journaljournalsacademic journals
It is one of the most recognizable scientific journals in the world, and was ranked the world's most cited scientific journal by the Science Edition of the 2010 Journal Citation Reports and is ascribed an impact factor of 43.070, making it one of the world's top academic journals.
Other important events in the history of academic journals include the establishment of Nature (1869) and Science (1880), the establishment of Postmodern Culture in 1990 as the first online-only journal, the foundation of arXiv in 1991 for the dissemination of preprints to be discussed prior to publication in a journal, and the establishment of PLOS One in 2006 as the first megajournal.

John Maddox

Sir John MaddoxJohn Royden Maddox
John Maddox, editor of Nature from 1966 to 1973 as well as from 1980 to 1995, suggested at a celebratory dinner for the journal's centennial edition that perhaps it was the journalistic qualities of Nature that drew readers in; "journalism" Maddox states, "is a way of creating a sense of community among people who would otherwise be isolated from each other. This is what Lockyer's journal did from the start." During the years 1945 to 1973, editorship of Nature changed three times, first in 1945 to A. J. V. Gale and L. J. F. Brimble (who in 1958 became the sole editor), then to John Maddox in 1965, and finally to David Davies in 1973.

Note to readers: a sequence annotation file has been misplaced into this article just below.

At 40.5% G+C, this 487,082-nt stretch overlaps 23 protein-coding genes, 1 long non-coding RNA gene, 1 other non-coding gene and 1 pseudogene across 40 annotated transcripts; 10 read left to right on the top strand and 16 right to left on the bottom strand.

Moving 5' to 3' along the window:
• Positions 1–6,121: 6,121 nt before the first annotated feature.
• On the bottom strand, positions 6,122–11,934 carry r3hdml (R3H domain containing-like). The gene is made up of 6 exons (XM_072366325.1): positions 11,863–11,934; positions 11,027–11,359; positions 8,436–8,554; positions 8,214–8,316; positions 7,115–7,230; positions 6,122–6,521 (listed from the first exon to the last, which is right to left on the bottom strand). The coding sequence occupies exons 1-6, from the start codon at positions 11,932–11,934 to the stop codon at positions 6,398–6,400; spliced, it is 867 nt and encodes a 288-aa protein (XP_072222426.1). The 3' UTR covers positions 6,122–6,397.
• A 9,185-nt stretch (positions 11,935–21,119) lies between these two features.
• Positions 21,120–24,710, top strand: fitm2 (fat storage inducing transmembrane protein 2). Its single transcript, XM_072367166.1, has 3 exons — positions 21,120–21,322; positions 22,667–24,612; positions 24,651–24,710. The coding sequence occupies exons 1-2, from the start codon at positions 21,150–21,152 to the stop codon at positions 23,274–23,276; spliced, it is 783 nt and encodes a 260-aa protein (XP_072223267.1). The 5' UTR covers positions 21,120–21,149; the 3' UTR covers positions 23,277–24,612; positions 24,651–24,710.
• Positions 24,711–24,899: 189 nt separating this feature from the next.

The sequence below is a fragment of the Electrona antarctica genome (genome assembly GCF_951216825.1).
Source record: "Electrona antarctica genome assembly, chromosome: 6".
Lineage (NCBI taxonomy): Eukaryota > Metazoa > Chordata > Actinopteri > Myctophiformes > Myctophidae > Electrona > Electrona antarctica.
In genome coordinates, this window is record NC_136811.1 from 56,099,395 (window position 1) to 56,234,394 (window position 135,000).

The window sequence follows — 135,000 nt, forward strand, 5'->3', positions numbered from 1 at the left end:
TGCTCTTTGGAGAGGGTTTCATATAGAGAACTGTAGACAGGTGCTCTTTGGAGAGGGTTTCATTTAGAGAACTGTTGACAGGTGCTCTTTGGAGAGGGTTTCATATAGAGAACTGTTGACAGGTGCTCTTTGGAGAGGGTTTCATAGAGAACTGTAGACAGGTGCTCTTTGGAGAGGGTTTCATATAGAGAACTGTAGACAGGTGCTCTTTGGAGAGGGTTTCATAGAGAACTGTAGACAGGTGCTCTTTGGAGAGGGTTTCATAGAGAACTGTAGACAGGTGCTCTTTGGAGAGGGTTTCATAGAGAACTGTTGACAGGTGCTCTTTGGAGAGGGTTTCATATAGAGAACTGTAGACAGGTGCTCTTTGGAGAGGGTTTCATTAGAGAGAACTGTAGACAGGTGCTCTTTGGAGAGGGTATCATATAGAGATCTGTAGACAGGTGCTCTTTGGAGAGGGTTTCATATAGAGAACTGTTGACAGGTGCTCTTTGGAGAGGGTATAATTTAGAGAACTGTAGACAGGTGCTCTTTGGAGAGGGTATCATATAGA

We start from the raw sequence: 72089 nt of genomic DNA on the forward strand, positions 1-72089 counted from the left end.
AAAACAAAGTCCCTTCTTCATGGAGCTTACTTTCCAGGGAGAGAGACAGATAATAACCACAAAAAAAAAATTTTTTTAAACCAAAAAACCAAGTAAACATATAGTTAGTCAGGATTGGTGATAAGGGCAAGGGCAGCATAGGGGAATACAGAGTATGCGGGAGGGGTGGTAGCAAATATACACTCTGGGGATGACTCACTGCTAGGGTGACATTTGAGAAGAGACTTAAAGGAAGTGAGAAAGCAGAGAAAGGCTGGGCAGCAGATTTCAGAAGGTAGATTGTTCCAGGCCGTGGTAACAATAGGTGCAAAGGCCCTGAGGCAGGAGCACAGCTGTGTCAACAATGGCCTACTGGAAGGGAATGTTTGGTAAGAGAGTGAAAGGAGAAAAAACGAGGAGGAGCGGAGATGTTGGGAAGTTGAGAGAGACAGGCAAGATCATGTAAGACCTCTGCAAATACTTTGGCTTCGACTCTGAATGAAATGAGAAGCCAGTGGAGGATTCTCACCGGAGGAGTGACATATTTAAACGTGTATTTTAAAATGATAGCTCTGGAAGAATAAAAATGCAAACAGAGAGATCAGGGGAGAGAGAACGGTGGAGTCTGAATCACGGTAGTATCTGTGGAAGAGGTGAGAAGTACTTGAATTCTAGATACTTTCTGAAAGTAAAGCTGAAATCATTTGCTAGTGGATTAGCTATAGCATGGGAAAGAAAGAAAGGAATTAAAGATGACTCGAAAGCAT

He was an editor of Nature for 22 years, from 1966 to 1973 and 1980 to 1995.

Philip Campbell (scientist)

Philip CampbellSir Philip CampbellSir Philip Montgomery Campbell
Philip Campbell became Editor-in-chief of all Nature publications until 2018.
He served as editor-in-chief of the peer reviewed scientific journal Nature from 1995 to 2018.

Nature's 10

10 most notable people in science10 People who mattered most in 2012Nature'' 's 10